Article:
Ontario engineers face new hurdle
Now that the Ontario government has passed legislation relating to its Building Code, Ontario engineers who work in...
Now that the Ontario government has passed legislation relating to its Building Code, Ontario engineers who work in the buildings sector have two years to pass the examinations and prove their expertise.
Bill 124, the Building Code Statute Amendment Act, 2002 came into force on September 1, 2003 requiring any professional engineer who submits plans for approval under the Code to pass examinations in general code knowledge and in one of 10 specific areas.
The Ministry of Municipal Affairs and Housing has posted the examination syllabi and application forms at www.obc.mah.gov.on.ca under Licensing and Registration. Now it is looking for organizations to develop and run courses to help engineers qualify for the certification and is asking for proposals. The Ontario Society for Professional Engineers, the voluntary organization representing engineers interests in the province, is likely to be one organization that will organize courses.
Meanwhile, the licensing body, Professional Engineers Ontario, is helping the government bring the new system into force. PEO will keep a database of qualified practitioners. Engineering firms have to employee such certified practitioners and also have to be registered.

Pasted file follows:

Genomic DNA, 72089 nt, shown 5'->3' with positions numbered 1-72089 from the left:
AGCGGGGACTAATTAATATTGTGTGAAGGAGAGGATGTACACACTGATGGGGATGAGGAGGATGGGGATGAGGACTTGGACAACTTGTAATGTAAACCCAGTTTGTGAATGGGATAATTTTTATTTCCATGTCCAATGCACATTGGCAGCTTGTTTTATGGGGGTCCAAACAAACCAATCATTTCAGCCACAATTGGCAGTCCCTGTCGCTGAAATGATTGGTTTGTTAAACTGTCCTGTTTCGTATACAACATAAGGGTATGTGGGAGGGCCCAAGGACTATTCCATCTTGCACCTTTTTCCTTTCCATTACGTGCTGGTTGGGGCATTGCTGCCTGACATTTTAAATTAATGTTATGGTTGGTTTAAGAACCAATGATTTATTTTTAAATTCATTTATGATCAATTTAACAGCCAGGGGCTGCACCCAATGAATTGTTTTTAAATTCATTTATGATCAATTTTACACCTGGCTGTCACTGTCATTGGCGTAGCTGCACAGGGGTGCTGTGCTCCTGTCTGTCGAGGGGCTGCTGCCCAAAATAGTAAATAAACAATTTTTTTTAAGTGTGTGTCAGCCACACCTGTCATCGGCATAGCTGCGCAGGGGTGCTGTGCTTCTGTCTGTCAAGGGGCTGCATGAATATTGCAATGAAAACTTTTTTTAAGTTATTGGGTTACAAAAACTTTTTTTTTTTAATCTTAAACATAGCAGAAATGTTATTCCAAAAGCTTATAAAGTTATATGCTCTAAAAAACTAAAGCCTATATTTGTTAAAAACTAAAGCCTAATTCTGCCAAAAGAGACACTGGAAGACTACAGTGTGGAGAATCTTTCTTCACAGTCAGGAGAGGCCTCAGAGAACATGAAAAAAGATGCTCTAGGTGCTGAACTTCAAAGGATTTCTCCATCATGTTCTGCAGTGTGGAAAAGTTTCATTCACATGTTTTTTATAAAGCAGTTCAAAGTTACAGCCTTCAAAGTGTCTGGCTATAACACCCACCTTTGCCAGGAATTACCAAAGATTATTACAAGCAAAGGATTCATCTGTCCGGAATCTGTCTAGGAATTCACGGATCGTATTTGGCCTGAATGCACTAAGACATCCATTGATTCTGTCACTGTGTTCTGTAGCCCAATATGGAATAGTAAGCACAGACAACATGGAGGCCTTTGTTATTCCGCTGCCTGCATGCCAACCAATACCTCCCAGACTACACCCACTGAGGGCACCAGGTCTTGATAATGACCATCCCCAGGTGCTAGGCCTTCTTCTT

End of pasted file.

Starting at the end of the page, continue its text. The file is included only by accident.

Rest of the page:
According to an article in the latest edition of Engineering Dimensions, PEO and the Ministry will be setting up examination centres in various locations across the province. PEO has to revise its legislation to establish a process to de-register and register firms. It will be trying to recover its administration costs for running the program so that those who aren’t involved in buildings don’t have to subsidize those who are.
Another requirement under the new legislation is that those who register under the Ontario Building Code will need to have indemnity insurance in addition to an errors and omissions policy. The insurance will be based on a firm’s annual billing history.
The government is still working out the details of how it will implement the new legislation and Professional Engineers Ontario is on a steering committee. One question is why contractors are being treated more leniently than designers and others involved in the building permit process.